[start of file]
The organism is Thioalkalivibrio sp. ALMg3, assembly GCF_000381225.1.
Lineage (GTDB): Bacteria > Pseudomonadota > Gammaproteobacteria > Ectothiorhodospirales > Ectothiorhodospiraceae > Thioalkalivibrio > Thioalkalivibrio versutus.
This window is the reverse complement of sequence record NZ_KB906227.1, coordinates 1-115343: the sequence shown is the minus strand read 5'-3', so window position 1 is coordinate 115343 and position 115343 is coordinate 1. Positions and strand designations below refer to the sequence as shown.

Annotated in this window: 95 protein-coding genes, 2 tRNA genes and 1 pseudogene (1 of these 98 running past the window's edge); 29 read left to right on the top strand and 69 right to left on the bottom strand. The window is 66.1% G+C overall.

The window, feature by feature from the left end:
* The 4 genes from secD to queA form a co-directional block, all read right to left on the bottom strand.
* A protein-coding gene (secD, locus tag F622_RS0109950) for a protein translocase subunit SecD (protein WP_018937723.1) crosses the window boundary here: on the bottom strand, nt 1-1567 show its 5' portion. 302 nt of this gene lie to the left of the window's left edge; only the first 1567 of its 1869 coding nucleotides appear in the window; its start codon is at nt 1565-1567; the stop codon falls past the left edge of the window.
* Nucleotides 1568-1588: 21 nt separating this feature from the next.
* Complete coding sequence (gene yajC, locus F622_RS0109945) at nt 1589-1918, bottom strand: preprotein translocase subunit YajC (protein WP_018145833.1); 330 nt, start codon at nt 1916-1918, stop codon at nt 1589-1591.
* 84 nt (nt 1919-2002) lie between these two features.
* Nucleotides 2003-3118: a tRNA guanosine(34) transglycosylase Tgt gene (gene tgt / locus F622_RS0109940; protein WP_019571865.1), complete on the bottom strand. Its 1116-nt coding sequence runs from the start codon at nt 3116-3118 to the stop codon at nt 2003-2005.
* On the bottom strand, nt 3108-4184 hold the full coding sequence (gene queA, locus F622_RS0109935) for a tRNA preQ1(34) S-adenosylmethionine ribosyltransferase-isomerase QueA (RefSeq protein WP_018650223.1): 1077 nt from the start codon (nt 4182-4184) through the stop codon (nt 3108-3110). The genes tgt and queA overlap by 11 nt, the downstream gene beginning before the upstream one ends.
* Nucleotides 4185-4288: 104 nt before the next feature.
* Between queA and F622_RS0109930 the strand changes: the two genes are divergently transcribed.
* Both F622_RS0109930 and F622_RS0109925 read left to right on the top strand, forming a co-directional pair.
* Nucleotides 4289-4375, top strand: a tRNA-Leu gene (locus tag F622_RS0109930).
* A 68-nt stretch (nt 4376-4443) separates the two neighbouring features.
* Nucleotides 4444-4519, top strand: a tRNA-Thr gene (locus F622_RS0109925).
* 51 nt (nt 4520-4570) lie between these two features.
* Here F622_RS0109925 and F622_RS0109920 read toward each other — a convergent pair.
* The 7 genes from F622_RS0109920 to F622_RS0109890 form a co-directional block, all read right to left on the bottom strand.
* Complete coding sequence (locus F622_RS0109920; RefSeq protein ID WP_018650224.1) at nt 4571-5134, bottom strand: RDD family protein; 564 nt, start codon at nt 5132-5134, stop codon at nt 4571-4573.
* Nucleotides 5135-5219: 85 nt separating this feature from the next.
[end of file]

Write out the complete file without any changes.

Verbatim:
The organism is Thioalkalivibrio sp. ALMg3, assembly GCF_000381225.1.
Lineage (GTDB): Bacteria > Pseudomonadota > Gammaproteobacteria > Ectothiorhodospirales > Ectothiorhodospiraceae > Thioalkalivibrio > Thioalkalivibrio versutus.
This window is the reverse complement of sequence record NZ_KB906227.1, coordinates 1-115343: the sequence shown is the minus strand read 5'-3', so window position 1 is coordinate 115343 and position 115343 is coordinate 1. Positions and strand designations below refer to the sequence as shown.

Annotated in this window: 95 protein-coding genes, 2 tRNA genes and 1 pseudogene (1 of these 98 running past the window's edge); 29 read left to right on the top strand and 69 right to left on the bottom strand. The window is 66.1% G+C overall.

The window, feature by feature from the left end:
* The 4 genes from secD to queA form a co-directional block, all read right to left on the bottom strand.
* A protein-coding gene (secD, locus tag F622_RS0109950) for a protein translocase subunit SecD (protein WP_018937723.1) crosses the window boundary here: on the bottom strand, nt 1-1567 show its 5' portion. 302 nt of this gene lie to the left of the window's left edge; only the first 1567 of its 1869 coding nucleotides appear in the window; its start codon is at nt 1565-1567; the stop codon falls past the left edge of the window.
* Nucleotides 1568-1588: 21 nt separating this feature from the next.
* Complete coding sequence (gene yajC, locus F622_RS0109945) at nt 1589-1918, bottom strand: preprotein translocase subunit YajC (protein WP_018145833.1); 330 nt, start codon at nt 1916-1918, stop codon at nt 1589-1591.
* 84 nt (nt 1919-2002) lie between these two features.
* Nucleotides 2003-3118: a tRNA guanosine(34) transglycosylase Tgt gene (gene tgt / locus F622_RS0109940; protein WP_019571865.1), complete on the bottom strand. Its 1116-nt coding sequence runs from the start codon at nt 3116-3118 to the stop codon at nt 2003-2005.
* On the bottom strand, nt 3108-4184 hold the full coding sequence (gene queA, locus F622_RS0109935) for a tRNA preQ1(34) S-adenosylmethionine ribosyltransferase-isomerase QueA (RefSeq protein WP_018650223.1): 1077 nt from the start codon (nt 4182-4184) through the stop codon (nt 3108-3110). The genes tgt and queA overlap by 11 nt, the downstream gene beginning before the upstream one ends.
* Nucleotides 4185-4288: 104 nt before the next feature.
* Between queA and F622_RS0109930 the strand changes: the two genes are divergently transcribed.
* Both F622_RS0109930 and F622_RS0109925 read left to right on the top strand, forming a co-directional pair.
* Nucleotides 4289-4375, top strand: a tRNA-Leu gene (locus tag F622_RS0109930).
* A 68-nt stretch (nt 4376-4443) separates the two neighbouring features.
* Nucleotides 4444-4519, top strand: a tRNA-Thr gene (locus F622_RS0109925).
* 51 nt (nt 4520-4570) lie between these two features.
* Here F622_RS0109925 and F622_RS0109920 read toward each other — a convergent pair.
* The 7 genes from F622_RS0109920 to F622_RS0109890 form a co-directional block, all read right to left on the bottom strand.
* Complete coding sequence (locus F622_RS0109920; RefSeq protein ID WP_018650224.1) at nt 4571-5134, bottom strand: RDD family protein; 564 nt, start codon at nt 5132-5134, stop codon at nt 4571-4573.
* Nucleotides 5135-5219: 85 nt separating this feature from the next.